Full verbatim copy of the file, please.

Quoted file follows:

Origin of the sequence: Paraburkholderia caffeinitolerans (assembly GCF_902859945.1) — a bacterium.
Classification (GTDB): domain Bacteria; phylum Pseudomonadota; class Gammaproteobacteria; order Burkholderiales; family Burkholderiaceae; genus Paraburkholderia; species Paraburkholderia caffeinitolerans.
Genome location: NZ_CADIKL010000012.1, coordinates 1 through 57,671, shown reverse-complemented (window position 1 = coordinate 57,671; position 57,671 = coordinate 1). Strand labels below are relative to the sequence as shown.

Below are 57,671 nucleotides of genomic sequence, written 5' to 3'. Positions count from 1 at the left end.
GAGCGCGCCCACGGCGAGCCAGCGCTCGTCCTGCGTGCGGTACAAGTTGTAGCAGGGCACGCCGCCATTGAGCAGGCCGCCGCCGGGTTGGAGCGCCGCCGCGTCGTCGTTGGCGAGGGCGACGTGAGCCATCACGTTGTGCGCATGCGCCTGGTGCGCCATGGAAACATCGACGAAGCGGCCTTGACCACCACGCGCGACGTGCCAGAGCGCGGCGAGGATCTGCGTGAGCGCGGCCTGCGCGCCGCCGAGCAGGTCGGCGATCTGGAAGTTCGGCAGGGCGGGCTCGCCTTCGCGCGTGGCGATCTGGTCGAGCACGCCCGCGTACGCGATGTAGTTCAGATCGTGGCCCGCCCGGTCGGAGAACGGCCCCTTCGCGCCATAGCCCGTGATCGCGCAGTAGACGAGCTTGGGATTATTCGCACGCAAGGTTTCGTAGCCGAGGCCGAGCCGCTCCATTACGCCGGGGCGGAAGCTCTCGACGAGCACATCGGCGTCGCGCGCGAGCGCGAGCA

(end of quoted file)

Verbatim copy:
Origin of the sequence: Paraburkholderia caffeinitolerans (assembly GCF_902859945.1) — a bacterium.
Classification (GTDB): domain Bacteria; phylum Pseudomonadota; class Gammaproteobacteria; order Burkholderiales; family Burkholderiaceae; genus Paraburkholderia; species Paraburkholderia caffeinitolerans.
Genome location: NZ_CADIKL010000012.1, coordinates 1 through 57,671, shown reverse-complemented (window position 1 = coordinate 57,671; position 57,671 = coordinate 1). Strand labels below are relative to the sequence as shown.

Below are 57,671 nucleotides of genomic sequence, written 5' to 3'. Positions count from 1 at the left end.
GAGCGCGCCCACGGCGAGCCAGCGCTCGTCCTGCGTGCGGTACAAGTTGTAGCAGGGCACGCCGCCATTGAGCAGGCCGCCGCCGGGTTGGAGCGCCGCCGCGTCGTCGTTGGCGAGGGCGACGTGAGCCATCACGTTGTGCGCATGCGCCTGGTGCGCCATGGAAACATCGACGAAGCGGCCTTGACCACCACGCGCGACGTGCCAGAGCGCGGCGAGGATCTGCGTGAGCGCGGCCTGCGCGCCGCCGAGCAGGTCGGCGATCTGGAAGTTCGGCAGGGCGGGCTCGCCTTCGCGCGTGGCGATCTGGTCGAGCACGCCCGCGTACGCGATGTAGTTCAGATCGTGGCCCGCCCGGTCGGAGAACGGCCCCTTCGCGCCATAGCCCGTGATCGCGCAGTAGACGAGCTTGGGATTATTCGCACGCAAGGTTTCGTAGCCGAGGCCGAGCCGCTCCATTACGCCGGGGCGGAAGCTCTCGACGAGCACATCGGCGTCGCGCGCGAGCGCGAGCA